“This is a new application of smart nanodevices for environmental applications. The use of self-powered nanomachines that can capture heavy metals from contaminated solutions, transport them to desired places and even release them for ‘closing the loop’—that is a proof-of-concept towards industrial applications.”
These self-propelled layered robots have potentially amazing applications that go far beyond the aquatic. Imagine bots being used for successful drug delivery and biosensing. This is not the first time graphene has been applied in ways that will revolutionize medicine, or in helping to clean the environment. Cleaning the ocean just proves that there really is nothing that graphene can’t seem to do, making it a great nanomaterial to add to your investment portfolio.
The scientific community continues to tout graphene’s amazing properties, and one of its most recent promising applications takes its inspiration from an unlikely source: moths. Before we get into what graphene could possibly have to do with this unassuming insect, let’s review the properties that make graphene such a promising material to invest in:
Like something straight out of a comic book, graphene’s properties are unheard of among current materials on the market. This wonder material is 200 times stronger than steel and able to conduct electricity 1000 times faster than copper. As if that’s not impressive enough, graphene is also flexible, stretchy, and transparent. Oh, and it’s a million times thinner than a single strand of hair.
Graphene clearly proves that good things come in small packages. The material’s extreme thinness, however, has presented researchers with a unique set of challenges as well as opportunities. The thin flat material will be critical in medical and electronic applications.However, graphene has proven inefficient at absorbing light, which has delayed the progress of potential optical applications.
All that’s about to change. New research out of the University of Surrey has demonstrated how graphene can be boosted to absorb 90 percent more incident light, rendering graphene the most light absorbent material for its weight to date. The research appears in a new paper in Science Advances. So how did the research team, led by Professor Ravi Silva, work with graphene’s unique properties to supercharge its light absorption to such an impressive extent? Looking to nature, moths–of all creatures–inspired the research team’s solution.
“Moths’ eyes have microscopic patterning that allows them to see in the dimmest conditions. These work by channelling light towards the middle of the eye, with the added benefit of eliminating reflections, which would otherwise alert predators of their location,” explained Professor Silva. “We have used the same technique to make an amazingly thin, efficient, light-absorbent material by patterning graphene in a similar fashion,” he explained.
The team employed a technique called nanotexturing, which involves growing graphene around a textured metallic surface. By creating a texture on the graphene sheet, light can be localized into the spaces between the pattern, thereby creating a kind of “smart” lining that is able to absorb 90 percent more light.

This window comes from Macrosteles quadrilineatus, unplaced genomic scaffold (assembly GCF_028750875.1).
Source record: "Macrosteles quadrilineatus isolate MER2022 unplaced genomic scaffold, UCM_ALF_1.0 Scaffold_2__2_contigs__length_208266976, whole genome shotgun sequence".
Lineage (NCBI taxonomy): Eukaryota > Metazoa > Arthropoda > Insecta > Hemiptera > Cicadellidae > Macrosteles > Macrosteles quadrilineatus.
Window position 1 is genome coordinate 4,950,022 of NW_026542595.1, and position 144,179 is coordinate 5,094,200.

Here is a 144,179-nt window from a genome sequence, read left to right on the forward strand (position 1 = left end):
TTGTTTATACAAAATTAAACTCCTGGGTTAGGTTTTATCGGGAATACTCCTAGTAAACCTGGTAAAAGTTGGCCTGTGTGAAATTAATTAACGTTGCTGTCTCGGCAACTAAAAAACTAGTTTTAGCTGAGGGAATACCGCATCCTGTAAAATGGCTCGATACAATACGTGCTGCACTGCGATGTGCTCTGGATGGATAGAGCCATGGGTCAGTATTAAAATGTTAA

This inspired approach could have all sorts of amazing tech applications. Here are just a few initial uses that Professor Silva noted:
- Solar cells coated with nanotextured sheets could harvest dim light
- Infrared imaging in opto-MEMs devices
- Indoor installation could yield smart wallpaper to generate electricity from light or heat that is typically wasted
- New sensors and energy harvesters for electronic devices could improve performance and efficiency
The recent developments in manipulating the way graphene absorbs light supports the notion that resources found in nature can enhance manmade substances in entirely new and unexpected ways. The natural world is valuable for many reasons, and facilitating the next frontier in cutting edge technology is a source of value that is not often cited. It’s worth remembering that along with the research team at the University of Surrey, we have moths to thank for this big breakthrough.
Whatever field scientists look to improve by applying graphene’s amazing principles to it, major breakthroughs soon follow. Lately the biomedical field has turned its attention to the wonder nanomaterial, and the promising results could revolutionize treatment for motor disorders, paralysis, and limb loss. It’s all about electrodes.
How can this two-dimensional form of carbon that’s thinner than a sheet of paper and stronger than diamond make such bold claims to improve the human brain? Researchers at the University of Trieste in Italy and the Cambridge Graphene Centre have demonstrated how graphene could be used to make electrodes that could safely implant in the brain to treat various medical conditions. These electrodes would interface with nerve cells without damaging the cells’ integrity. Part of graphene’s strength in medical applications is its amazing properties of conductivity, making it a natural winner for electrodes.
Successful implantation of graphene based electrodes in the brain could lead to new breakthroughs in restoring sensory function to amputee and paralysed patients, and could provide new hope for patients with chronic conditions such as Parkinson’s disease.
“For the first time we interfaced graphene to neurons directly,” said Professor Laura Ballerini of the University of Triest. “We then tested the ability of neurons to generate electrical signals known to represent brain activities, and found that the neurons retained their neuronal signalling properties unaltered. This is the first functional study of neuronal synaptic activity using uncoated graphene based materials.”
This is a huge breakthrough for electrodes, as they’ve previously been hampered by the limitations of other materials, such as tungsten or silicon. Typically these materials have been shown to lose conductivity over time, as scar tissue forms over the part of the brain where the electrode was surgically inserted. Graphene solves that problem by being highly biocompatible in research.